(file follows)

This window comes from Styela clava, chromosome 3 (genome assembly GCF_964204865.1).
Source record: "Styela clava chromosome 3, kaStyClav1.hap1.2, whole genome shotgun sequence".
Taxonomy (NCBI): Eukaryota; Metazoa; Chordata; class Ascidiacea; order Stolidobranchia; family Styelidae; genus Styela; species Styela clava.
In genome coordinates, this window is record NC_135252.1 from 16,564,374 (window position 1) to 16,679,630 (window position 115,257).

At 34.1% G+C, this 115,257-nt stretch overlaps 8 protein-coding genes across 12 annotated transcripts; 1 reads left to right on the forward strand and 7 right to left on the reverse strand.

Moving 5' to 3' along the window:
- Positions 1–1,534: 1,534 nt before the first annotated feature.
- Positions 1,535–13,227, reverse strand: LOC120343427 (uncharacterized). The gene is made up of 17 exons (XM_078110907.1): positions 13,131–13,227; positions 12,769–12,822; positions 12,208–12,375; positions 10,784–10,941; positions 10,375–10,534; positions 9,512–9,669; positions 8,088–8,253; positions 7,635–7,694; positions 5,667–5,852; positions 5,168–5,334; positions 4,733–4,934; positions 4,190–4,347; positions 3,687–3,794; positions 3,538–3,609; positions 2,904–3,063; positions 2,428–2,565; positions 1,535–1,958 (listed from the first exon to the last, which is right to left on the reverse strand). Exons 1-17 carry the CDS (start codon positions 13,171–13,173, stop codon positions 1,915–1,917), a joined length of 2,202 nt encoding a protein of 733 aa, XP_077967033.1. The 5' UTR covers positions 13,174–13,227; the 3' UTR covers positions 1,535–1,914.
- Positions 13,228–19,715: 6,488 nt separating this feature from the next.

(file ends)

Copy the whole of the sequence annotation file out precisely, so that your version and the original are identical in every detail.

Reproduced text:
This window comes from Styela clava, chromosome 3 (genome assembly GCF_964204865.1).
Source record: "Styela clava chromosome 3, kaStyClav1.hap1.2, whole genome shotgun sequence".
Taxonomy (NCBI): Eukaryota; Metazoa; Chordata; class Ascidiacea; order Stolidobranchia; family Styelidae; genus Styela; species Styela clava.
In genome coordinates, this window is record NC_135252.1 from 16,564,374 (window position 1) to 16,679,630 (window position 115,257).

At 34.1% G+C, this 115,257-nt stretch overlaps 8 protein-coding genes across 12 annotated transcripts; 1 reads left to right on the forward strand and 7 right to left on the reverse strand.

Moving 5' to 3' along the window:
- Positions 1–1,534: 1,534 nt before the first annotated feature.
- Positions 1,535–13,227, reverse strand: LOC120343427 (uncharacterized). The gene is made up of 17 exons (XM_078110907.1): positions 13,131–13,227; positions 12,769–12,822; positions 12,208–12,375; positions 10,784–10,941; positions 10,375–10,534; positions 9,512–9,669; positions 8,088–8,253; positions 7,635–7,694; positions 5,667–5,852; positions 5,168–5,334; positions 4,733–4,934; positions 4,190–4,347; positions 3,687–3,794; positions 3,538–3,609; positions 2,904–3,063; positions 2,428–2,565; positions 1,535–1,958 (listed from the first exon to the last, which is right to left on the reverse strand). Exons 1-17 carry the CDS (start codon positions 13,171–13,173, stop codon positions 1,915–1,917), a joined length of 2,202 nt encoding a protein of 733 aa, XP_077967033.1. The 5' UTR covers positions 13,174–13,227; the 3' UTR covers positions 1,535–1,914.
- Positions 13,228–19,715: 6,488 nt separating this feature from the next.